Three years after the company came under fire for verifying white supremacist accounts, Twitter verification is back after an overhaul.

Say, if you were waiting for that coveted blue tick, your chance is quite literally now. After three years, Twitter has re-launched their verification feature. This time around, however, the platform has put in more stringent checks on who can get verified. The feature was prefaced by a new set of guidelines the company released in December 2020, and goes into effect immediately.

On a company blog post, the company describes the rollout as ‘the next milestone in our plans to give more transparency, credibility and clarity to verification on Twitter.’

The new guidelines, they say, are ‘intended to encourage healthy conversations for the betterment of the Twitter community overall. They follow the philosophy to lead by example, Tweet others how they want to be Tweeted, and serve the public conversation authentically, respectfully, and with consideration.’

So, are you eligible for a blue tick?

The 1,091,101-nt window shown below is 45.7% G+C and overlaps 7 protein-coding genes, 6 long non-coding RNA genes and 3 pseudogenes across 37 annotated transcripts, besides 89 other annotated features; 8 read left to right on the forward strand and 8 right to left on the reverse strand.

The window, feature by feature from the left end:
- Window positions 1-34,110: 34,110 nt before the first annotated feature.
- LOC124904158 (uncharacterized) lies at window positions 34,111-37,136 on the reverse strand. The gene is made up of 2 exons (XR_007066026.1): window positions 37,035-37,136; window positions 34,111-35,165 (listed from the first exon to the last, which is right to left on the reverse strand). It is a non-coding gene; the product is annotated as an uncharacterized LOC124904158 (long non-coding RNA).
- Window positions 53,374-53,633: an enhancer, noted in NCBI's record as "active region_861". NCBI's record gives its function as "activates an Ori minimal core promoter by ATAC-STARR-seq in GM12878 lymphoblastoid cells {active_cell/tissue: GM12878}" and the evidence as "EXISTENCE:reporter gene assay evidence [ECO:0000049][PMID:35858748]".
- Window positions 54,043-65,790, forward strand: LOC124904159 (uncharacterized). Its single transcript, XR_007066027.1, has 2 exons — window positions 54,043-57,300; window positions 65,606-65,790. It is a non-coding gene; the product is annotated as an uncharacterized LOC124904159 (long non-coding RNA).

If you fall under any of these categories, yes you are.

  • Government
  • Companies, brands, and organizations
  • News organizations and journalists
  • Entertainment
  • Sports and gaming
  • Activists, organizers, and other influential individuals

You do, however, need to have a profile name and image. You also need to provide a confirmed email address or phone number for identity verification. The platform also has additional criteria for each category which will determine eligibility for verification. Twitter also plans more categories for academic figures, scientists, and religious leaders in the coming year.

The biggest question, however, is how the platform plans to address hate speech, threatening content, misinformation, fake news, or incendiary content on accounts that meet these criteria. While the company declined to provide more details on the matter, it did specify that verifications will be judged on a “case-by-case” basis, with a team of reviewers determining who meets the criteria. People can also have their verification revoked if they are found in violation of Twitter’s policies.

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The checks and balance system comes after Twitter stopped verifications amidst growing backlash for giving blue checks to white supremacist accounts. In 2017, the company was criticized for verifying Jason Kessler, who was behind the Charlottesville white supremacist rally that resulted in the death of one person. Shortly after, it revoked verifications for Kessler and other known extremists.

Earlier in January, after the storming of the US Capitol building, Twitter also banned Donald Trump permanently from the platform after years of calls to do the same.

You can read more about this topic over at the Tech Observer.